Also known as the Forster sentry palm or the flat palm, the Kentia Palm has solitary stems bearing large pinnate leaves on long stalks. This evergreen palm is native to Lord Howe island.  The Kentia is tolerant to partial shade, and will grow to around 2 metres tall in your poolside garden or pot. This makes it a great plant for creating a little shady spot by the side of your pool. It prefers well drained sandy loam with a neutral to acid PH. It is also a popular indoor plant, so it is a palm you can grow both in an outdoor or indoor pot. Generally, many palm species create a lot of maintenance work, especially when they are planted near a pool. For this reason, we generally recommend other plants for poolside locations with better screening ability and lower maintenance. At our recent swimming pool landscape project in Ashmore we replaced many of the high maintenance palms with low maintenance screening plants.

 

Replacing high maintenance palms with screening plants.

Replacing high maintenance palms with screening plants.

 

Landscape work on the swimming pool palms in Ashmore

Landscape work on the swimming poolside palms in Ashmore

 

Ashmore swimming pool landscaping.

Ashmore swimming pool landscaping featuring screening plants.

The biggest mistake I see in the Queensland garden is people using palms to create privacy. A palm should never be used as a screening plant, the bottoms are full of dead fronds, they are messy and tacky. Hedging plants such as a Syzygium smithii ‘resilience’ or Murraya paniculata works as far better screen around pool and window areas. Hedges create less mess, are less maintenance and create a far cleaner look. A palm maintained to its true glory should be used as a feature. It should be lifted allowing light and fresh air in, it should show off its beautiful trunk and preserve only the lush green foliage at top. The same can be said of the banana like plants such as strelitzia nicolai.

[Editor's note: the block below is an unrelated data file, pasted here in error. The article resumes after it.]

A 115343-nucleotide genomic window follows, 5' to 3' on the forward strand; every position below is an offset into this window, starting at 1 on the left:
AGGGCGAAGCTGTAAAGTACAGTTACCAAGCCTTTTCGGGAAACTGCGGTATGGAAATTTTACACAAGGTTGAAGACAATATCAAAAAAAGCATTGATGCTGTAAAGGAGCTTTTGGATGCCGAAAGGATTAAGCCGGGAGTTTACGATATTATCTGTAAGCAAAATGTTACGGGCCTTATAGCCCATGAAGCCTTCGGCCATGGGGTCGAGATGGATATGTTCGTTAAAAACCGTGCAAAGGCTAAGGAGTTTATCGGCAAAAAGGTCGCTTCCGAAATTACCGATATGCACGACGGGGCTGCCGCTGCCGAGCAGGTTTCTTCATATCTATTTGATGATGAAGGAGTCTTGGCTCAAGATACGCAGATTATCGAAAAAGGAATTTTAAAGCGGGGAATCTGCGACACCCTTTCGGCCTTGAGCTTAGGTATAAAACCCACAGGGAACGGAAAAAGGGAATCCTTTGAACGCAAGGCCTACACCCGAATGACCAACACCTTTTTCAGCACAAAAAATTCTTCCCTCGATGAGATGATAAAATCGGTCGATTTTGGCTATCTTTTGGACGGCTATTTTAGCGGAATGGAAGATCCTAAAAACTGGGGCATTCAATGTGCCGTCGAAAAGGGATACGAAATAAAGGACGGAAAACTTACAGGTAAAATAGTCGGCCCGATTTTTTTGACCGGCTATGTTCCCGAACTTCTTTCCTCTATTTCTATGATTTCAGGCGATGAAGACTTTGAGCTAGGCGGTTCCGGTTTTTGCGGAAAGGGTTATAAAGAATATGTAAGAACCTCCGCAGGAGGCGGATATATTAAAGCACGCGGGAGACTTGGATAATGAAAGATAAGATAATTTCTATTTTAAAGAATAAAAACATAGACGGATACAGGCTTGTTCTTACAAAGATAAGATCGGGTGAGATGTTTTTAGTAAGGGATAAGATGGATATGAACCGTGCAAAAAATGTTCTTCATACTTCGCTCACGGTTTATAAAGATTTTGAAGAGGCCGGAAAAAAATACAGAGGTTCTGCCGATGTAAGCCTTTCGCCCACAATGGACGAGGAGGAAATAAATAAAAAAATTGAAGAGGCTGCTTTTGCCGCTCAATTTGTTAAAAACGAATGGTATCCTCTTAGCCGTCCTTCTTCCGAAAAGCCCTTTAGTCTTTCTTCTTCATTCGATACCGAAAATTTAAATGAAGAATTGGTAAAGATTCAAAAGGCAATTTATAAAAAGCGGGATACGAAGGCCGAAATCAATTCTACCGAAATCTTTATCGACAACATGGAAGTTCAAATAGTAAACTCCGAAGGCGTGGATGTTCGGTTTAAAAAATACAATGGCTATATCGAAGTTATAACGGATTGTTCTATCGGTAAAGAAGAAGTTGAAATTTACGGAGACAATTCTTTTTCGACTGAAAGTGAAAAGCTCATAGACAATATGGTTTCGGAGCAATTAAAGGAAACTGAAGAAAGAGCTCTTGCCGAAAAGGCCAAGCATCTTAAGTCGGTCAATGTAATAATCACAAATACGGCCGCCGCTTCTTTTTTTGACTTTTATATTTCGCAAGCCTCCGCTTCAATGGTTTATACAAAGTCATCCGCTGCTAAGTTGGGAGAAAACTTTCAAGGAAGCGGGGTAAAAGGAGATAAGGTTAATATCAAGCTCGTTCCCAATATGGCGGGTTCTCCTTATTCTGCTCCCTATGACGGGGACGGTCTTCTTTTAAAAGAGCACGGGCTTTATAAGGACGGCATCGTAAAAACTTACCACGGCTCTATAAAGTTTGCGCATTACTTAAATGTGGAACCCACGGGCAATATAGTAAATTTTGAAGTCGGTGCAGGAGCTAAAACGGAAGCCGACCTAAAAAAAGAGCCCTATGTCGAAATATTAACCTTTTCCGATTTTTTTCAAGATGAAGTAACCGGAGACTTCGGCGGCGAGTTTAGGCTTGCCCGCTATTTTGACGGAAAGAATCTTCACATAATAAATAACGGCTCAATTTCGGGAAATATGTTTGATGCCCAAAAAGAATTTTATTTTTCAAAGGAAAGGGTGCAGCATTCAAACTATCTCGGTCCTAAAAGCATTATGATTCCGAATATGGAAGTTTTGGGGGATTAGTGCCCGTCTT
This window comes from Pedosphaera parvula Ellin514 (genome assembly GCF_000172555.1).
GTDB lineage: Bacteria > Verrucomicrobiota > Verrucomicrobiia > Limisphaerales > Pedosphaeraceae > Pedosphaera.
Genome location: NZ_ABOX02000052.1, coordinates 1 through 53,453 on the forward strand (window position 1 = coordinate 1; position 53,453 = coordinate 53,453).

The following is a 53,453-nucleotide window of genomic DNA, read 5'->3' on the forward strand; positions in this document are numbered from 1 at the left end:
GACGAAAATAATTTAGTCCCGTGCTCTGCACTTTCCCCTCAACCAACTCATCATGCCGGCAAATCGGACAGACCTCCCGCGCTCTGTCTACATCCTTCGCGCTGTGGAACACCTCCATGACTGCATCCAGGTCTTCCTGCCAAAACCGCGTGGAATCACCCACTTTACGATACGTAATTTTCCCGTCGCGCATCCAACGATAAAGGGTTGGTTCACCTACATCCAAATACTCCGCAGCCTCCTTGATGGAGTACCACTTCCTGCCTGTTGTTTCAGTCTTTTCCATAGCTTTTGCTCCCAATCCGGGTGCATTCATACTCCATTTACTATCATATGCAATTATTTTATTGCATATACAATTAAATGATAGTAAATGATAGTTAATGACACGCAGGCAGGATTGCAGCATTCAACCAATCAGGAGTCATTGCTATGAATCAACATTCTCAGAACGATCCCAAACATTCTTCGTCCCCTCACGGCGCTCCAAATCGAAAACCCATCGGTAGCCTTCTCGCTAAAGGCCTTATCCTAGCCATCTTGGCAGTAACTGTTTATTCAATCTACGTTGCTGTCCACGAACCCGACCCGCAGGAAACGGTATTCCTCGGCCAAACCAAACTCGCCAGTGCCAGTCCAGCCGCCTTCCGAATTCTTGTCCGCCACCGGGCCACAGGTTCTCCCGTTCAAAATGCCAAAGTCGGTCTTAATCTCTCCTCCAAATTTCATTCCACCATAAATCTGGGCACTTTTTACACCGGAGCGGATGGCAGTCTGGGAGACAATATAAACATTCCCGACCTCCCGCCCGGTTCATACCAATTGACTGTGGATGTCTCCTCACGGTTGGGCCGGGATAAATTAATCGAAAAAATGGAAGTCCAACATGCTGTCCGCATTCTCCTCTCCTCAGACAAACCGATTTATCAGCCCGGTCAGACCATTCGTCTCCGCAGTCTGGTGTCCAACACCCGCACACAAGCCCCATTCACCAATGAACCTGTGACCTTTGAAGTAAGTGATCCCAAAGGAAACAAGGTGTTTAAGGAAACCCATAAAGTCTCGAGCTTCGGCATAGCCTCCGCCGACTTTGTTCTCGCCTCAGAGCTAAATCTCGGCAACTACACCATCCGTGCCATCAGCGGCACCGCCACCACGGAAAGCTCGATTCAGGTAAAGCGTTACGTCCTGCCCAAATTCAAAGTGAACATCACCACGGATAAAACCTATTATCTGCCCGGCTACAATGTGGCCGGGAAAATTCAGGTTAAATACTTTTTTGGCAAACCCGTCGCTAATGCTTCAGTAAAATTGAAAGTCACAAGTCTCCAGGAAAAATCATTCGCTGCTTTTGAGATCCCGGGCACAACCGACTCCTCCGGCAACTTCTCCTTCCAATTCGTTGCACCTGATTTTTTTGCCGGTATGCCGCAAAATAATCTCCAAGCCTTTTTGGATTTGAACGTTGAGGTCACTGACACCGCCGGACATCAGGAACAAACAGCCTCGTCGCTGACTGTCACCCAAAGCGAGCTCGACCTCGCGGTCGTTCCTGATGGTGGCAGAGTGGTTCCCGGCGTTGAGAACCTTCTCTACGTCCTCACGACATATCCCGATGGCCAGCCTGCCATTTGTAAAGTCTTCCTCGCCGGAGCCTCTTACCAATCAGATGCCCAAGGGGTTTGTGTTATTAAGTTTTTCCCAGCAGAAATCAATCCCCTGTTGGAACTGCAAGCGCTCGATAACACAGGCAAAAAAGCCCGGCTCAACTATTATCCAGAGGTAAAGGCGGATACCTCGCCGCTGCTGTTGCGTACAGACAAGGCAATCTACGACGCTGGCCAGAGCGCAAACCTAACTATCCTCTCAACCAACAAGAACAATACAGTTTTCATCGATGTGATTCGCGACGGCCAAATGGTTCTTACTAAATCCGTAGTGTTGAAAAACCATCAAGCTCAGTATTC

A Palm in need of some pruning

A plant in need of some pruning

 

A finished pruning job.

A finished pruning job.

 

Some interesting facts about Palms

Palms are members of the family Arecaceae which is also known as Palmae. Amongst the monocots, Arecaceae have one of the longest fossil records, once thought to extend more than 80 million years ago to the Late Cretaceous Period. Recent research by Dr Bill Baker of the Royal botanical Gardens Kew shows that diversification of extant lineages of palms started about 100 million years ago, during the mid-Cretaceous period. These plant were really around with the dinosaurs.  As such an ancient family they give us an insight into the evolution of the rainforest. The Arecaceae are a distinctive and structurally diverse monocot groups. Palms also have collateral, rather than compound, vascular bundles in their stems and silica bodies that are borne in specialized cells (stegmata) throughout. Vessels, often with simple perforation plates, are found in roots, stems, and leaves.

(“Arecales.” Encyclopædia Britannica. Encyclopaedia Britannica Deluxe Edition.  Chicago: Encyclopædia Britannica, 2010.)

 

For more of our Gold Coast Garden Design and Horticulture blogs click on the link.

For more information on the Canary Island Date Palm

 

http://www.palmpedia.net/wiki/Phoenix_canariensis

For more information on the Kentia Palm

http://www.palmpedia.net/wiki/Howea_forsteriana

Copyright Red’s Landscape Gardening – Gold Coast Landscaper and Gardener.

Comments

  1. Hello I purchase many seeds this spring due to strange weather in NE yet to plant but my landscaper put down sweet peet mulch in my garden before I could plant do I move mulch and plant or put seeds in mulch. Thank you